Recently there has been a rumbling, a conversation in the zeitgeist, pondering the value of theatre. There seems to be some contention about whether theatre is entertainment, or a forum of change. At the center is the age-old conflict between art and entertainment. Which comes first, and which is the master. Does one have a dominant position, and should that influence the other. And more to the point of this writing, how does that influence theatre.
It is without question that theatre is a high art. It is a collaborative effort by many artists in which the end product is greater than the parts. At least that’s the intention. By self-defining as an artist, the practitioners are led then to an existential question – as an artist, what are my responsibilities? Do I serve a vision, express my story in a fashion that will have some impact, and do I take into account the wants of my audience so that there’s some hope of influence, not to mention financial support.
I’m sure there are artists out in the world who are so dedicated to their vision that nothing stands in the way of their expression of that purpose. And on the other hand, I’m certain that there are many who aspire to be artists, but find their vision put on the back burner in an effort to prosper.
Now we would be remiss in not recognizing that theatre is a powerful tool for effecting change. Does it happen instantly? No, it happens in degrees. Attitudes are affected, insight is gained, and empathy replaces contempt. However, is that the prime function of theatre? As artists, can we seriously believe that we can ask audiences to plop down their hard earned money so they can be changed? Or are we more likely to attract audiences by offering them something beyond change.
There is a simple rule that I have heard hundreds of times, first when I was studying theatre, and later by fellow theatre creators, “The first rule of theatre is to entertain!” It’s a fundamental part of the business model, and yes theatre is in business of filling the seats. To do that, theatre must entertain.
We have nearly infinite sources of education: from schools to the internet, information and opinion are readily accessible to all. Morality is fed to us in churches, quoted in politics and drummed at us by any of the countless charities that seek our support. And while we find a value in all, seldom is there entertainment to be found in pursuit of intellect and morality?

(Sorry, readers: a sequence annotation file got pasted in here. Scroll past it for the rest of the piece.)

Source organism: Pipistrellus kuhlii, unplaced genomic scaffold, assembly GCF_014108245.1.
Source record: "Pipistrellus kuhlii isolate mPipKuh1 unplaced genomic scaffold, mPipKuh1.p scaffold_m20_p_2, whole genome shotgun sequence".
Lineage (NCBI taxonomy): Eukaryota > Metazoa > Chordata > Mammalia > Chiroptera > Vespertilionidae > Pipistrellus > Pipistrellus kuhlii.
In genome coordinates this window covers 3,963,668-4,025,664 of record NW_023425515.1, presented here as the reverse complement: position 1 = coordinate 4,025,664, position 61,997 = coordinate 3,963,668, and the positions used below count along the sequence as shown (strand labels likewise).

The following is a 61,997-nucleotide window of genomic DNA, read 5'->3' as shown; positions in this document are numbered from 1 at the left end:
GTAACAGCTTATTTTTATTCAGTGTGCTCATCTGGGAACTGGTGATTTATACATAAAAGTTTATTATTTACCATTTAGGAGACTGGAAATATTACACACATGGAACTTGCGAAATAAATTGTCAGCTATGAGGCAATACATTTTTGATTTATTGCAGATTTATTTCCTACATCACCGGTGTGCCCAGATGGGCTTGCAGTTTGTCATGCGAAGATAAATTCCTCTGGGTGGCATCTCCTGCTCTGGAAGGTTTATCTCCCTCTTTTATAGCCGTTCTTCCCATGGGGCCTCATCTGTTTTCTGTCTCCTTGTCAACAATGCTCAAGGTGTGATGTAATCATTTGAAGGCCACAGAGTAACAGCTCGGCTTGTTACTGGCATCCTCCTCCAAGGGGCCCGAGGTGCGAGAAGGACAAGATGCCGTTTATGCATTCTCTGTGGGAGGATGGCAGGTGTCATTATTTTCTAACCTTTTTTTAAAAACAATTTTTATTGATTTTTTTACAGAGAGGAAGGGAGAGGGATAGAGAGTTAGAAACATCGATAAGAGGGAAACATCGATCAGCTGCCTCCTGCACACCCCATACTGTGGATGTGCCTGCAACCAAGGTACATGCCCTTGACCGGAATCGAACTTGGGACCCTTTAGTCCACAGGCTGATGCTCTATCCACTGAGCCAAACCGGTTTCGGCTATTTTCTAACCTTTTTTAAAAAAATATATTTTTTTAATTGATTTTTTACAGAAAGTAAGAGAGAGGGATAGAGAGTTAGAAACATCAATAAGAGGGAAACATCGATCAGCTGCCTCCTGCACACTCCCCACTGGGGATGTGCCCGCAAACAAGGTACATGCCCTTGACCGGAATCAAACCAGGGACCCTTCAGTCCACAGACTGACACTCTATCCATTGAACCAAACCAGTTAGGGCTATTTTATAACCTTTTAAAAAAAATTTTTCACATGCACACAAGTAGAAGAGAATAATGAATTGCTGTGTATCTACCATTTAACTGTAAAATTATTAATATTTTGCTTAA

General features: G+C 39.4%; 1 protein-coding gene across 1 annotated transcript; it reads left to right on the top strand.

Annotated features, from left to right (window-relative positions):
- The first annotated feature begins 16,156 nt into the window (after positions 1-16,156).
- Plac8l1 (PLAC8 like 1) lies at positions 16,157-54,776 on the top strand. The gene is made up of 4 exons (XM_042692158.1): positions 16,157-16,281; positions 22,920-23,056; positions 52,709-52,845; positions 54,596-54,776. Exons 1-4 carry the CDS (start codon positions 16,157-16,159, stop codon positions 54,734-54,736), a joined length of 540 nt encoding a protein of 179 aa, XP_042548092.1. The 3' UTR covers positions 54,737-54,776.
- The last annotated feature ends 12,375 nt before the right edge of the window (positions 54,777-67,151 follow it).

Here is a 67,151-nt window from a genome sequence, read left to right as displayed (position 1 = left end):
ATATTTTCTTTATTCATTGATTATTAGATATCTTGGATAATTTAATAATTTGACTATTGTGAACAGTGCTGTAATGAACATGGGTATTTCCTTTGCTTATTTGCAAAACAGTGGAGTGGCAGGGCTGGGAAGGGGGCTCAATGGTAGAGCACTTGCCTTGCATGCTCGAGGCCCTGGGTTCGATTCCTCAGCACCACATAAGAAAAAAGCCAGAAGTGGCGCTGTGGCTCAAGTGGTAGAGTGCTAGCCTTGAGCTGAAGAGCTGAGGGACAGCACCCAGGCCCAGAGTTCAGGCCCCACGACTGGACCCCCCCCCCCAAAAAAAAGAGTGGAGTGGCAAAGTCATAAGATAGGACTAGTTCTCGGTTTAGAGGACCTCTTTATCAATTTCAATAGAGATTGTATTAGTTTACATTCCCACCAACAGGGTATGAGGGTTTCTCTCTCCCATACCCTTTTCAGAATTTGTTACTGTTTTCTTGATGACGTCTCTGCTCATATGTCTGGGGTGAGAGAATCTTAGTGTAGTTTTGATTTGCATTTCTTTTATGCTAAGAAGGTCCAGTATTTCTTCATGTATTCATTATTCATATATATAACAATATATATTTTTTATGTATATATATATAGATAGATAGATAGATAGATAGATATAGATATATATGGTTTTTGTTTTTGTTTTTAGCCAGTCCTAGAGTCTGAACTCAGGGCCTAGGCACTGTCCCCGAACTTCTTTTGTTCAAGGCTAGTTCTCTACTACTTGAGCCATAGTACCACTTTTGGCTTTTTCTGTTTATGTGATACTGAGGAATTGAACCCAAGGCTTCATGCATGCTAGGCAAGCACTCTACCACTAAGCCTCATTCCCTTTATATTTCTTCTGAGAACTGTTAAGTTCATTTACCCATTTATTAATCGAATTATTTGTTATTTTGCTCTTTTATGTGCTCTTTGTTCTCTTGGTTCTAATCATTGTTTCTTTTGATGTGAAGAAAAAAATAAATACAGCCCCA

What most people want is to be entertained. To have their attention diverted from their own daily existence, and be amused or engaged in a world not of their own. If we look at the cinema, it has proven over and over that when times are tough, attendance goes up. That is why film is so universally popular.
Why is it that sports spectacle draws the attention and support of a huge cross section of populations? Because it’s diversion, it amuses, it distracts us from what we are, what we do, allows us to reflect on what could be, it engages the ethereal Muses.
If nothing else, theatre does precisely that. It has the capacity to amuse, to distract us from ourselves, and to take us on journeys that we would personally never consider. By the sheer proximity to the artists, we are drawn to believe we are a part of the world on stage. In theatre, much like sports, we feel as if we’re living the experience. Film and TV try mightily to replicate that experience, but by its very nature there is an impenetrable wall. A perfect example would be when an actor speaks directly to the audience, referred to as breaking the fourth wall, in theatre it is common and usually embracing, on film and television, it’s distracting and usually off-putting.
Because of the noted power of theatre, and because it in the very nature of an artist to express their vision, the conflict between art and entertainment comes to a boil. Theatre has always been an experiment in cultural observation. From early story telling to satire, there has always been an edge, and an unspoken contract between the artists and the audience. A tacit understanding, that while amusement or diversion is the primary function, there may and probably will be an underlying message.
The real art of theatre is more than the individual talents of the theatre practitioners. It is the art of communication between the pool of the artists and the audience. It’s a delicate balance, and one easily uprooted when message becomes more important than entertainment. Theatre artists must come to terms with their responsibility to entertain, to divert and to amuse the audience. Their ultimate success will be the reward of that effort.
In short, if the message or vision is the most important expectation of the artist, theatre is probably not the right medium. If engagement and dialogue and bilateral conversation are the goal, there may be no better place than theatre.